LOS ANGELES -- We know about Jared Goff, the blossoming superstar QB who threw for 465 yards and tied a franchise record with five touchdown passes in the Rams' 38-31 win over the Vikings on Thursday night in the Coliseum. We also know about Cooper Kupp, the playmaking wideout who caught nine passes for 162 yards and two touchdowns; Brandin Cooks, the perimeter speedster who had seven receptions for 116 yards and a touchdown; Robert Woods, the ever-dependable receiver who finished with five catches for 101 yards and a score; and Todd Gurley, the MVP-candidate running back who gained 83 yards on 10 carries and added 73 more and a touchdown on four receptions.
Now it's time for us to familiarize ourselves with Andrew Whitworth, Rodger Saffold III, John Sullivan, Austin Blythe and Rob Havenstein, who comprise arguably the best offensive line in football. They may not be household names, but five fingers can form a powerful fist, as the Rams have proven during their 4-0 start.
"They should get credit for almost everything we're doing," Woods said. "Our run game comes off of them, our pass game comes off of them, they allow Jared to have time to stand tall in the pocket. They make his job easier. A lot of guys are given credit, but they're the foundation."
Individually, they heard their names called only twice all evening: by the PA announcer during player introductions and by a football-savvy fan who called out "*Whit! Whit! Whit!" *as Whitworth made the postgame walk to the locker room. The mammoth left tackle paused long enough to salute the fan, then kept moving, which is the nature of most offensive linemen. They're uncomfortable hearing their names called because that usually means "they got us for holding," says Havenstein, the right tackle.
This is a group that deserves recognition, though. Because while it's easy to be blinded by the play-calling brilliance of coach Sean McVay or the individual talents of the skill players, who have combined to score 33, 34, 35 and now 38 points in consecutive games, none of that is possible without the the guys up front. They have allowed ingenuity and ability to blend into beautiful artwork, like McVay scheming to get a receiver or Gurley covered by linebacker Anthony Barr, then converting that into three touchdown passes. At times, the Rams score the way we breathe -- naturally and effortlessly, occasionally using deception, other times blunt force. But while we marvel at the end result, the linemen revel in the process.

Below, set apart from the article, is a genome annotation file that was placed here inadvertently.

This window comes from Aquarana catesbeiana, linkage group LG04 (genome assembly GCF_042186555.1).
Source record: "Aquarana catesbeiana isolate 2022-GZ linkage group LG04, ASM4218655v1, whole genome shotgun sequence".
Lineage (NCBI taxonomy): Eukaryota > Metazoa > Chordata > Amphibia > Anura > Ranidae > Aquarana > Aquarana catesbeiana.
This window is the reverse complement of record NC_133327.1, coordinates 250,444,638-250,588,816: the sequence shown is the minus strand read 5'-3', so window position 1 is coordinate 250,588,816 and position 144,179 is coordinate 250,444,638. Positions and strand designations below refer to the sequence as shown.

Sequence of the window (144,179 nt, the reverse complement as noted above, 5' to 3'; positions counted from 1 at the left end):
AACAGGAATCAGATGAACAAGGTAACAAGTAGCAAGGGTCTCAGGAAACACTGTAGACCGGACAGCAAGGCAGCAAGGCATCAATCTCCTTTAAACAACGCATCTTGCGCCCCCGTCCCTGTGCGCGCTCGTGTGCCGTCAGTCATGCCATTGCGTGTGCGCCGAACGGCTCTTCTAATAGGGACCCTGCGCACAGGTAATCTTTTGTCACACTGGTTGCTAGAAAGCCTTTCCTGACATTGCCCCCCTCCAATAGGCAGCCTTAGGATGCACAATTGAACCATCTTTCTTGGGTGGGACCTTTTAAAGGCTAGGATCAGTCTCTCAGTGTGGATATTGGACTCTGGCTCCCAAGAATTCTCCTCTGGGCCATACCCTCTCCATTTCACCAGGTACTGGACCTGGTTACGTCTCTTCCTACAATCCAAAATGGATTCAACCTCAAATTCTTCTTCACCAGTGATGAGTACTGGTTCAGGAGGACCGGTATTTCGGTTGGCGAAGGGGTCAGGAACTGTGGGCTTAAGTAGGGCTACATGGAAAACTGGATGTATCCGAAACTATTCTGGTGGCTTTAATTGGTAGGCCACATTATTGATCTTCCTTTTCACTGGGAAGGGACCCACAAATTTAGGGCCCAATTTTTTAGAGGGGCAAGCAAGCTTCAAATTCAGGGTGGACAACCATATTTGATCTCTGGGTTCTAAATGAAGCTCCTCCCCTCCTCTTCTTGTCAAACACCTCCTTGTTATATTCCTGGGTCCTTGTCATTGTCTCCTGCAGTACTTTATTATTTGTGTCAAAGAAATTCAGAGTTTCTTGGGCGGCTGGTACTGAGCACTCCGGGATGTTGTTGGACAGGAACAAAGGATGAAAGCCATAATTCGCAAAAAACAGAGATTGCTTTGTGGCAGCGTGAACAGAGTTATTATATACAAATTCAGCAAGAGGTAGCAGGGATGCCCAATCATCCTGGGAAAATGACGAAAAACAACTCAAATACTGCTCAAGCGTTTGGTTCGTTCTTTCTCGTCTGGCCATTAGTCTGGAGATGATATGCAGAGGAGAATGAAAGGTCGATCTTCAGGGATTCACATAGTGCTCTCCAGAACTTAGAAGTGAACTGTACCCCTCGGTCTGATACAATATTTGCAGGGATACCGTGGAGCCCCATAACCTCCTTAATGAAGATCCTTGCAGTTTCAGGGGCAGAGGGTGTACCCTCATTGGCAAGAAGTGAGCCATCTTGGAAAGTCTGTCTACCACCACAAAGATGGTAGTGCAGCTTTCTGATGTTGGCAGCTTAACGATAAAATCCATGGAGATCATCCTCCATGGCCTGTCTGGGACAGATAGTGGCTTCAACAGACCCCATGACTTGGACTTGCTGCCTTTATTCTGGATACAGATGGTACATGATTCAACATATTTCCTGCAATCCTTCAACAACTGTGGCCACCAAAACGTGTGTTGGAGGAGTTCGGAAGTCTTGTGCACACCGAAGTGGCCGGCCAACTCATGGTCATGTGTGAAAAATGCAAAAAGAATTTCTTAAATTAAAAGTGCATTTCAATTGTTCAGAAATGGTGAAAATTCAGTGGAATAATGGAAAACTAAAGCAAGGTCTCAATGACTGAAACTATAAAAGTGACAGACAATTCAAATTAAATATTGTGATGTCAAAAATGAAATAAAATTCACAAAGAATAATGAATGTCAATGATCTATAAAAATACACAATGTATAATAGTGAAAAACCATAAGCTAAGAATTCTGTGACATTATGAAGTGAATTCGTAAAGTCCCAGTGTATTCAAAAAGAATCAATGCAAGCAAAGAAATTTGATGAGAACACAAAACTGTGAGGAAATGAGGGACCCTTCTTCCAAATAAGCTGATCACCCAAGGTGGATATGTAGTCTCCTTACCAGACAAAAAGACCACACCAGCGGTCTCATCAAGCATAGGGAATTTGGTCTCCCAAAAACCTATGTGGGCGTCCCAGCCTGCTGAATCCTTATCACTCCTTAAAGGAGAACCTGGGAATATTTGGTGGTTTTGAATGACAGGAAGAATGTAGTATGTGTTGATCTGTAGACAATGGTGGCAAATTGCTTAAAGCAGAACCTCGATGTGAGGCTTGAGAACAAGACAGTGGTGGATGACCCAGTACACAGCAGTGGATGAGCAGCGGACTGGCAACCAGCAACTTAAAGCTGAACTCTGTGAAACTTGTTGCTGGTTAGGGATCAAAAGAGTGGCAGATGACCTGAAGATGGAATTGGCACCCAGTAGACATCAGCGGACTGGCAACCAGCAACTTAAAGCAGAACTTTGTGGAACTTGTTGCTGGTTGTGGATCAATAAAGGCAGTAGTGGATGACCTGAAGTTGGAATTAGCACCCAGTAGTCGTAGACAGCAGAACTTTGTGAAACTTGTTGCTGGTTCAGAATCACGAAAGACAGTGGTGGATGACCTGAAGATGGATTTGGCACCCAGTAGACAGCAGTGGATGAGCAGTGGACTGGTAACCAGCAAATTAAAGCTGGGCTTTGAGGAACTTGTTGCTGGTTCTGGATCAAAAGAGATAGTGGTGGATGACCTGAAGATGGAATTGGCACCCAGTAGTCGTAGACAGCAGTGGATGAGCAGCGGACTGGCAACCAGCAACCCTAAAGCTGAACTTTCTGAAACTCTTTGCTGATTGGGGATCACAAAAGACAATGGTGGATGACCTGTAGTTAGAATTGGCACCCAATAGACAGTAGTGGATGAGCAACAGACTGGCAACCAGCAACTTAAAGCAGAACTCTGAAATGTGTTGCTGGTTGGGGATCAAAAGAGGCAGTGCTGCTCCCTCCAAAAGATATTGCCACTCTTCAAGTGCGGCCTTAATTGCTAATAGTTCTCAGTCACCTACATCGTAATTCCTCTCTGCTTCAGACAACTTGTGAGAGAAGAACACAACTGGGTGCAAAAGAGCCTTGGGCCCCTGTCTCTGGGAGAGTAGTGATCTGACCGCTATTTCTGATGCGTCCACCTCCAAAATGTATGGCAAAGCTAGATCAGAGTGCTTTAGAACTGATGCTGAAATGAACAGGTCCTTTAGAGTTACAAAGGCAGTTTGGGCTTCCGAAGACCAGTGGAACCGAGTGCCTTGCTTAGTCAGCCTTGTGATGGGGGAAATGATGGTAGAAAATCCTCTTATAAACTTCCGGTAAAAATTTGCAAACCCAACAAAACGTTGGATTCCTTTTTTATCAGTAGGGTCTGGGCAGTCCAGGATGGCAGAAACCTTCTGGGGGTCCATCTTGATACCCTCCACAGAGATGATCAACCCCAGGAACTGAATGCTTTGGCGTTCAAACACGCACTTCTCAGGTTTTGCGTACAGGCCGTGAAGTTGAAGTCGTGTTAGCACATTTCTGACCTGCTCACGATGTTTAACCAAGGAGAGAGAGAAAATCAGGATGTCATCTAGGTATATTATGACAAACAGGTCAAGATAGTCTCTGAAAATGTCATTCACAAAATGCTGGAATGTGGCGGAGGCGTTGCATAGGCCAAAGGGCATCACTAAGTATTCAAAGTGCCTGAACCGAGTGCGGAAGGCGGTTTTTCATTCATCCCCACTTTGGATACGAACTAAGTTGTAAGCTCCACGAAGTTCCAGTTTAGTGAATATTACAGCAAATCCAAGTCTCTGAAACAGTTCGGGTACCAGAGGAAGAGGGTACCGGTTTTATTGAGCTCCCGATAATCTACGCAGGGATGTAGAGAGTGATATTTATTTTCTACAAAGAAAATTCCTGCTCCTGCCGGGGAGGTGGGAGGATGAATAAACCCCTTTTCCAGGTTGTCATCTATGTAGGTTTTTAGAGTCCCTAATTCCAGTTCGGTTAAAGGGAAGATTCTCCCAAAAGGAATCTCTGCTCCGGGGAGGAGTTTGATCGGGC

"Every week we come in and say, 'Here are the plays that are in. Here's how we execute them. Here's the defenses this team plays,' " said Whitworth. "And what we really do that I think is special is, all 11 that are in the game understand every defensive look and what plays will work against those looks. To me, that's next-level stuff. You're not just sitting there trying to figure out how to block the 3-technique or figure out what his move is. You're figuring out, Why does he go inside in this defense? Or, Why does the safety go here in this situation? Or, Why are they rotating? You've got all 11 guys who understand like a coach not only what they're trying to do, but why they're trying to do it. Our staff isn't coaching offensive football. They're teaching it. They're teaching guys how to see the game as a coach, how to be their eyes on the field and see the game unfold. It's amazing how it plays exactly how we do it every week."
Football teams are often looked at as units or position groups, but the Rams bristle at that description. The offense simply doesn't work if every player doesn't understand how his actions affect those around him. That puts a premium on intelligence and communication, beginning with Sullivan, the center.
"His ability to see the whole field from the center position is invaluable," Kupp said. "He helps us receivers in terms of where we need to go in our run protections and who we need to block, as well. There's usually a disconnect or two, but it's all of us working together because of that communication and chemistry. Those guys up front are pivotal. I can't image there being a line that does so much mentally in terms of understanding our run game, understanding our pass game, being able to make checks and calls and helping Jared with that."
Like any good quarterback, Goff is quick to take care of his blockers just as they take care of him. So when reporters kept asking him about himself and his performance Thursday, he turned the spotlight to the guys in front of him.
"That's something that we can talk about a little bit more is how well the offensive line is playing," he said. "They're playing the best in the league right now and I don't think it's really close. The last three or four games, I don't what the numbers are (Goff has been sacked just five times this season), but I've hit the ground maybe three or four times. I mean even just hits, pressures -- not even sacks. Just all of that stuff is incredible and they're doing such a great job."
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